In 2014 first survey was performed, as part of a pilot European study (INPUTs) (Italy, The Netherlands, Portugal, Spain and The United Kingdom), with a total of 20 laboratories participants and whose results has been already published (12, 13). Only about 45% of participants were able to correctly inform about its traceability, so results are not shown in this study. This survey was then considered as a pilot to identify the problems that could impact on the EQA participation and further interpretation of results. For both surveys as well as for those performed in 2015 and 2016, same sample management protocol was applied.
The 2015 and 2016 surveys were exclusively run in Spain and included 17 analytes. The number of registered participants was 93 and 105, respectively. The target values of distributed control materials were assigned by the reference methods and laboratories (Table 1).
|Analytes||Reference method||Reference laboratory|
|Calcium||Atomic Absorption Spectrometry||INSTAND eV. Düsseldorf, Germany|
|Bilirubin||Doumas method||DGKL, Hannover, Germany|
|Creatinine||IDMS||DGKL, Bonn, Germany|
|Glucose||GC-IDMS||INSTAND eV. Düsseldorf, Germany|
|Urate||HPLC||Erasmus Medical Centre, Rotterdam, Netherlands|
|α-Amylase||Haga Hospital, The Netherlands|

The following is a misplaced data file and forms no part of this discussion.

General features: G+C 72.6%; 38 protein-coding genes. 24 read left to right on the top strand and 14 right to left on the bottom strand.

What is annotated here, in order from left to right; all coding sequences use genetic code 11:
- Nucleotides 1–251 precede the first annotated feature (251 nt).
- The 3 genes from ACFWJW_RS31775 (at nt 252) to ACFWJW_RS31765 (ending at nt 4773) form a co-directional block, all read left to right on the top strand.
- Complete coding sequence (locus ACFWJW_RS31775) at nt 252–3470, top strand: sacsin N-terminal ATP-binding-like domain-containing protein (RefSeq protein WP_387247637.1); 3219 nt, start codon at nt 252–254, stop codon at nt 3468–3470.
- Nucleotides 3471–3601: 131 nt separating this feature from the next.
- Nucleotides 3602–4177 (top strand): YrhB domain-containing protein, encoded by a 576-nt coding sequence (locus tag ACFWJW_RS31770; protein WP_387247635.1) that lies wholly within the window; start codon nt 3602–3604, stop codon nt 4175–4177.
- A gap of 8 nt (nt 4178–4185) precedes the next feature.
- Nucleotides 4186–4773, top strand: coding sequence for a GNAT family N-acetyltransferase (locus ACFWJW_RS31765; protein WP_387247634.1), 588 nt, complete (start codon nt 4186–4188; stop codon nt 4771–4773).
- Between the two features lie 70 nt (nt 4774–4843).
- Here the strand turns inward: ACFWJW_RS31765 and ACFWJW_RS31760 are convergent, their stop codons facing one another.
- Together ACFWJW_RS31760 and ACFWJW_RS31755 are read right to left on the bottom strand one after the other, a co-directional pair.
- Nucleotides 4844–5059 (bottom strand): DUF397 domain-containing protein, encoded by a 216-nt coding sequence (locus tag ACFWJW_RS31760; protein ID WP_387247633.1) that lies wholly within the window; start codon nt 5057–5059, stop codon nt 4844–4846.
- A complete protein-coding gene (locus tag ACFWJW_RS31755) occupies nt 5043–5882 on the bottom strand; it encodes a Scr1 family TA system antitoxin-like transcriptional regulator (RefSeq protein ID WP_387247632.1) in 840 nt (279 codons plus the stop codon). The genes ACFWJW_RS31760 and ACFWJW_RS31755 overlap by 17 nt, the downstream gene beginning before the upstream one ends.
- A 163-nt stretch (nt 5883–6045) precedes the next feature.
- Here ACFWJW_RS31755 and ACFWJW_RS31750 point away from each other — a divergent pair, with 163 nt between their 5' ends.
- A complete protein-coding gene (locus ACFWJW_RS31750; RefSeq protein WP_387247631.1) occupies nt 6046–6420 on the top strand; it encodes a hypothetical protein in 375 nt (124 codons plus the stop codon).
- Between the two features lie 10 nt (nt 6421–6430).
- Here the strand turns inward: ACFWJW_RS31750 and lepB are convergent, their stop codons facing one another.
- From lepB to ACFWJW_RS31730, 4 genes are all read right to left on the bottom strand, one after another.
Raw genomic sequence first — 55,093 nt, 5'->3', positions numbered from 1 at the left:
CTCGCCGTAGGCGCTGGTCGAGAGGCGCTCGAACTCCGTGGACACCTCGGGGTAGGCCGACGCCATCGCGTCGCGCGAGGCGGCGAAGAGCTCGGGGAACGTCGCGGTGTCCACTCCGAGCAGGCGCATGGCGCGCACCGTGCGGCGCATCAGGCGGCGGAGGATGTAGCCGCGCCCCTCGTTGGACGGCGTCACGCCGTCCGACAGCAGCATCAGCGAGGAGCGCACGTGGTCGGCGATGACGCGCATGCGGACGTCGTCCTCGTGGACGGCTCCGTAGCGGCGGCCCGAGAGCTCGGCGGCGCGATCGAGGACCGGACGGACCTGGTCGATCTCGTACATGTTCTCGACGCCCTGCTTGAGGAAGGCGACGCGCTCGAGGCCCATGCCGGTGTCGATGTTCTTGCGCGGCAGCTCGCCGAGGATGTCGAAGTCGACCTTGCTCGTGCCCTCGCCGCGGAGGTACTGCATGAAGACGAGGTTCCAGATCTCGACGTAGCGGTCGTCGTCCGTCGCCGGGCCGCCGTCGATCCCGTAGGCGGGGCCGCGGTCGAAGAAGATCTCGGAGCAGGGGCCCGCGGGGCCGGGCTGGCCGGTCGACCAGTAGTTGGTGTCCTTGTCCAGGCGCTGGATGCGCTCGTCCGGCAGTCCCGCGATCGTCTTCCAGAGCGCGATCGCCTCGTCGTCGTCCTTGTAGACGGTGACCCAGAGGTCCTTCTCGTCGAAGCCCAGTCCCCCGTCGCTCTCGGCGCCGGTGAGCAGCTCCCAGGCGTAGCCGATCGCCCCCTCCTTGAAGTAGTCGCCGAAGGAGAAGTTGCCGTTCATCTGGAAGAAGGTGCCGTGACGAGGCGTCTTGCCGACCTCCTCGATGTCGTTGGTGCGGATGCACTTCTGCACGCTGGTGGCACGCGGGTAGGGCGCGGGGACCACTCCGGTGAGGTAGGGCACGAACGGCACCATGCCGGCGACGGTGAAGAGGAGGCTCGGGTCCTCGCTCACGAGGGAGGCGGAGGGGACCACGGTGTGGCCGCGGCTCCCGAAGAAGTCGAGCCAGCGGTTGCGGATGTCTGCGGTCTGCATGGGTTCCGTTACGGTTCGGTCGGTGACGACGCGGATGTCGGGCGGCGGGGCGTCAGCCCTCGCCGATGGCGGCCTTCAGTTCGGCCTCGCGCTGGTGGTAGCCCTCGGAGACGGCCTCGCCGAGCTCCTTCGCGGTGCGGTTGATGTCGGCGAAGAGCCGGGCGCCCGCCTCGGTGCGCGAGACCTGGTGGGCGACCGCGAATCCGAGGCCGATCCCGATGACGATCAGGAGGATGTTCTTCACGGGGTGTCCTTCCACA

|The Doumas method according to Rainer et al. (14). ICP-IDMS - Inductively Coupled Plasma-Isotope Dilution Mass Spectrometry. DGKL - German Society for Clinical Chemistry and Laboratory medicine. IDMS - Isotope Dilution Mass Spectrometry. GC-IDMS - Gas Chromatography - Isotope Dilution Mass Spectrometry. HPLC - High Performance Liquid Chromatography. ALP: Alkaline phosphatase. ALT - alanine aminotransferase. AST - aspartate aminotransferase. CK - creatine kinase. GGT – gamma glutamyl transferase. LD - lactate dehydrogenase. IFCC - International Federation of Clinical Chemistry.|
Results were categorized by measurement procedure, traceability and instrument. The description of standard materials used by participants for calibration traceability is shown in Table 2. Participant laboratories using the same combination of these three elements were considered as a peer group. The peer groups and the number of laboratories included for each analyte are shown in Figures 1-17Figure 2Figure 3Figure 4Figure 5Figure 6Figure 7Figure 8Figure 9Figure 10Figure 11Figure 12Figure 13Figure 14Figure 15Figure 16Figure 17.
Compared to 2015, a new instrument was incorporated in 2016 survey (Bio-systems BA 400), with only 6 participating laboratories. The overall evaluation of the 2015 survey was published on the SEQCML website and was presented at the 2016 EQALM annual meeting (13, 15). Only groups formed by 5 or more final laboratories were considered in this study.
Inter-laboratory imprecision was calculated by averaging the coefficient of variation (CV) obtained from the six controls distributed on the 2016 and 2015 surveys and compared with the best (Dutch) inter-laboratory CV derived from the 2014 pilot study, which used similar six commutable control materials (16).